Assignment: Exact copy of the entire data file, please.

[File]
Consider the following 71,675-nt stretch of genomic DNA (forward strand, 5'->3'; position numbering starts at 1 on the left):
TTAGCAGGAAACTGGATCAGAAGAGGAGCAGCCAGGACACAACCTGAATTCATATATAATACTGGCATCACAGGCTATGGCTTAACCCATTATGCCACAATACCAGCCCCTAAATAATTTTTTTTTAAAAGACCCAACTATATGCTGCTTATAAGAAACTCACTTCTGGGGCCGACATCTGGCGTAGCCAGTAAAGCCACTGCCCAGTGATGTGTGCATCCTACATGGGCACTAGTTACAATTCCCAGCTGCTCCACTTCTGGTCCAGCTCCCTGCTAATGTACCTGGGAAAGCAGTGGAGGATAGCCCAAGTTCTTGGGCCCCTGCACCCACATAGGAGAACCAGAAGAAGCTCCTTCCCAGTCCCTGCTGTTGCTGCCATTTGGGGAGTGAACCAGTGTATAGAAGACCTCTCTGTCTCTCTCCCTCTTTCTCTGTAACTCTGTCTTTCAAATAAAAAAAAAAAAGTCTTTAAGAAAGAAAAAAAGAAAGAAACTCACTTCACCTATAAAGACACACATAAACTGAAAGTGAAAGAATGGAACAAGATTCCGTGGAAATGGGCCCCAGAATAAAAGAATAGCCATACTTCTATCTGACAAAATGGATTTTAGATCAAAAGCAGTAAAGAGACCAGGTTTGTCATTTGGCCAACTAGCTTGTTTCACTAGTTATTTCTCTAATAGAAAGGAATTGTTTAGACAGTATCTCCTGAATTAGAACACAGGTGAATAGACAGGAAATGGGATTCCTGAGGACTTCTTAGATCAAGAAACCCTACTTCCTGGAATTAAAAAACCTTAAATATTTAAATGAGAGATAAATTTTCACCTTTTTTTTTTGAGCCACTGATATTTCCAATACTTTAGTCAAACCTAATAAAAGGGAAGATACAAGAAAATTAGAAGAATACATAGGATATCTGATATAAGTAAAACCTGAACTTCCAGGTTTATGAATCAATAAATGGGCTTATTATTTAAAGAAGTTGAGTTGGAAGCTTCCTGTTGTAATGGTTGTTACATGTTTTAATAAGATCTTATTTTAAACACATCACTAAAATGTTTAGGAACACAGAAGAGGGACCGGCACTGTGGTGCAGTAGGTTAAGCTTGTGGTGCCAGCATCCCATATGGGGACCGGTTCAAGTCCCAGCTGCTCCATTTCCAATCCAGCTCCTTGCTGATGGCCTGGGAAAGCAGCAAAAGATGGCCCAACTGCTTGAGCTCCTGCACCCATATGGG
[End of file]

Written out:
Consider the following 71,675-nt stretch of genomic DNA (forward strand, 5'->3'; position numbering starts at 1 on the left):
TTAGCAGGAAACTGGATCAGAAGAGGAGCAGCCAGGACACAACCTGAATTCATATATAATACTGGCATCACAGGCTATGGCTTAACCCATTATGCCACAATACCAGCCCCTAAATAATTTTTTTTTAAAAGACCCAACTATATGCTGCTTATAAGAAACTCACTTCTGGGGCCGACATCTGGCGTAGCCAGTAAAGCCACTGCCCAGTGATGTGTGCATCCTACATGGGCACTAGTTACAATTCCCAGCTGCTCCACTTCTGGTCCAGCTCCCTGCTAATGTACCTGGGAAAGCAGTGGAGGATAGCCCAAGTTCTTGGGCCCCTGCACCCACATAGGAGAACCAGAAGAAGCTCCTTCCCAGTCCCTGCTGTTGCTGCCATTTGGGGAGTGAACCAGTGTATAGAAGACCTCTCTGTCTCTCTCCCTCTTTCTCTGTAACTCTGTCTTTCAAATAAAAAAAAAAAAGTCTTTAAGAAAGAAAAAAAGAAAGAAACTCACTTCACCTATAAAGACACACATAAACTGAAAGTGAAAGAATGGAACAAGATTCCGTGGAAATGGGCCCCAGAATAAAAGAATAGCCATACTTCTATCTGACAAAATGGATTTTAGATCAAAAGCAGTAAAGAGACCAGGTTTGTCATTTGGCCAACTAGCTTGTTTCACTAGTTATTTCTCTAATAGAAAGGAATTGTTTAGACAGTATCTCCTGAATTAGAACACAGGTGAATAGACAGGAAATGGGATTCCTGAGGACTTCTTAGATCAAGAAACCCTACTTCCTGGAATTAAAAAACCTTAAATATTTAAATGAGAGATAAATTTTCACCTTTTTTTTTTGAGCCACTGATATTTCCAATACTTTAGTCAAACCTAATAAAAGGGAAGATACAAGAAAATTAGAAGAATACATAGGATATCTGATATAAGTAAAACCTGAACTTCCAGGTTTATGAATCAATAAATGGGCTTATTATTTAAAGAAGTTGAGTTGGAAGCTTCCTGTTGTAATGGTTGTTACATGTTTTAATAAGATCTTATTTTAAACACATCACTAAAATGTTTAGGAACACAGAAGAGGGACCGGCACTGTGGTGCAGTAGGTTAAGCTTGTGGTGCCAGCATCCCATATGGGGACCGGTTCAAGTCCCAGCTGCTCCATTTCCAATCCAGCTCCTTGCTGATGGCCTGGGAAAGCAGCAAAAGATGGCCCAACTGCTTGAGCTCCTGCACCCATATGGG